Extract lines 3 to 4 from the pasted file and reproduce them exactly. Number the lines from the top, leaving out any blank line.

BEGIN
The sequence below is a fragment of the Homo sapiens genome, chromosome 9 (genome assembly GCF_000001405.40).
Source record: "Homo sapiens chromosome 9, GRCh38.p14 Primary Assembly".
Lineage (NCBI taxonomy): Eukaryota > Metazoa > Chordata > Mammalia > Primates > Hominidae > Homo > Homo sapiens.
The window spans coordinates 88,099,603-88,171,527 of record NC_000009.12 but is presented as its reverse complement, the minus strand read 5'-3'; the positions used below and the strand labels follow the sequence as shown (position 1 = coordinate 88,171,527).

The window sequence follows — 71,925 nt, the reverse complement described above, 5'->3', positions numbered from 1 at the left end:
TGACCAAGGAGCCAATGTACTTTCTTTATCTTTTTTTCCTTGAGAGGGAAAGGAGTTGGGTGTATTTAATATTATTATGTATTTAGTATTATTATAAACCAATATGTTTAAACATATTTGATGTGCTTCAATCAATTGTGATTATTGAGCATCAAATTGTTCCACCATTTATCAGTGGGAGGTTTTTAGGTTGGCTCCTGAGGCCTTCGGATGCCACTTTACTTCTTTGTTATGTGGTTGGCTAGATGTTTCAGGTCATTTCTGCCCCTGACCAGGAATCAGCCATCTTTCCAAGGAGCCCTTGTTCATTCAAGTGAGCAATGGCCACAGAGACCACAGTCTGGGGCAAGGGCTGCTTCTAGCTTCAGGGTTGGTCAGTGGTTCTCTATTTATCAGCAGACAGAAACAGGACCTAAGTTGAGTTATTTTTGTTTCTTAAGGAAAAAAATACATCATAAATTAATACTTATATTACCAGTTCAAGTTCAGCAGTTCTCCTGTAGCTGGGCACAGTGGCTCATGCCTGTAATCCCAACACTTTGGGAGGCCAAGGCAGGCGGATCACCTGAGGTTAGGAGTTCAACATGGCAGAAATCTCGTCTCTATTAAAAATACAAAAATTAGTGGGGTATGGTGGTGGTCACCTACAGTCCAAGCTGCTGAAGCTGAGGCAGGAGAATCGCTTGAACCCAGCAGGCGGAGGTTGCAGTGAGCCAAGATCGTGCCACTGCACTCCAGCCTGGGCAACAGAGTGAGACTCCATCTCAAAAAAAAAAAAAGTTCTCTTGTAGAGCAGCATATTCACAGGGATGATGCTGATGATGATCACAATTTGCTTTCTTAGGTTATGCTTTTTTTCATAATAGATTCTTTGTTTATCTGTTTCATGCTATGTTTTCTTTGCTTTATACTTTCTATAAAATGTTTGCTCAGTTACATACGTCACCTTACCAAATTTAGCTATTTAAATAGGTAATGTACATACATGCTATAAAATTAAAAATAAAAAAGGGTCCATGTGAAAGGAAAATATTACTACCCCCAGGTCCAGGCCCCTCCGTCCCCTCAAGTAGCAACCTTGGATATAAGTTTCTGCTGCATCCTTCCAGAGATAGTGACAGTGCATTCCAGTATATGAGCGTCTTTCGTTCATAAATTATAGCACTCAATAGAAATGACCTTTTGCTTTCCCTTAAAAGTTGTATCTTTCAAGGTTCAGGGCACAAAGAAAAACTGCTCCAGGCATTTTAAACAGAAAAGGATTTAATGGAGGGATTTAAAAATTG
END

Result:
Lineage (NCBI taxonomy): Eukaryota > Metazoa > Chordata > Mammalia > Primates > Hominidae > Homo > Homo sapiens.
The window spans coordinates 88,099,603-88,171,527 of record NC_000009.12 but is presented as its reverse complement, the minus strand read 5'-3'; the positions used below and the strand labels follow the sequence as shown (position 1 = coordinate 88,171,527).